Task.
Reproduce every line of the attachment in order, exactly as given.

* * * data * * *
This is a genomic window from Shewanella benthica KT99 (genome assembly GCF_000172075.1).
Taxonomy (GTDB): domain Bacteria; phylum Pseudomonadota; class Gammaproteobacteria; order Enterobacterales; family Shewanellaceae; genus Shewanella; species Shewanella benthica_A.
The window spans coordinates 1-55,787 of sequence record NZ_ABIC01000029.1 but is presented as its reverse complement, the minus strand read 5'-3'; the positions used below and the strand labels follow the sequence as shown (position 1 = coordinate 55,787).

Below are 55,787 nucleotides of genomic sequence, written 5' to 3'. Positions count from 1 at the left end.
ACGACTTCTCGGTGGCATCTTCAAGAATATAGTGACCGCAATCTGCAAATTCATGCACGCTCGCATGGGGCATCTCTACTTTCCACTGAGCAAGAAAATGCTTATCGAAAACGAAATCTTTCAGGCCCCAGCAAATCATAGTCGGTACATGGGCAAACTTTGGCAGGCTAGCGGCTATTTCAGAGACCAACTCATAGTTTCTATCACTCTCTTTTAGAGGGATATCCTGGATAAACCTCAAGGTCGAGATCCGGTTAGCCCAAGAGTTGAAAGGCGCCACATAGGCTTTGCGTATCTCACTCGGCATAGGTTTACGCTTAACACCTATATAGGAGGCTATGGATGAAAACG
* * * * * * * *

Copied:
This is a genomic window from Shewanella benthica KT99 (genome assembly GCF_000172075.1).
Taxonomy (GTDB): domain Bacteria; phylum Pseudomonadota; class Gammaproteobacteria; order Enterobacterales; family Shewanellaceae; genus Shewanella; species Shewanella benthica_A.
The window spans coordinates 1-55,787 of sequence record NZ_ABIC01000029.1 but is presented as its reverse complement, the minus strand read 5'-3'; the positions used below and the strand labels follow the sequence as shown (position 1 = coordinate 55,787).

Below are 55,787 nucleotides of genomic sequence, written 5' to 3'. Positions count from 1 at the left end.
ACGACTTCTCGGTGGCATCTTCAAGAATATAGTGACCGCAATCTGCAAATTCATGCACGCTCGCATGGGGCATCTCTACTTTCCACTGAGCAAGAAAATGCTTATCGAAAACGAAATCTTTCAGGCCCCAGCAAATCATAGTCGGTACATGGGCAAACTTTGGCAGGCTAGCGGCTATTTCAGAGACCAACTCATAGTTTCTATCACTCTCTTTTAGAGGGATATCCTGGATAAACCTCAAGGTCGAGATCCGGTTAGCCCAAGAGTTGAAAGGCGCCACATAGGCTTTGCGTATCTCACTCGGCATAGGTTTACGCTTAACACCTATATAGGAGGCTATGGATGAAAACG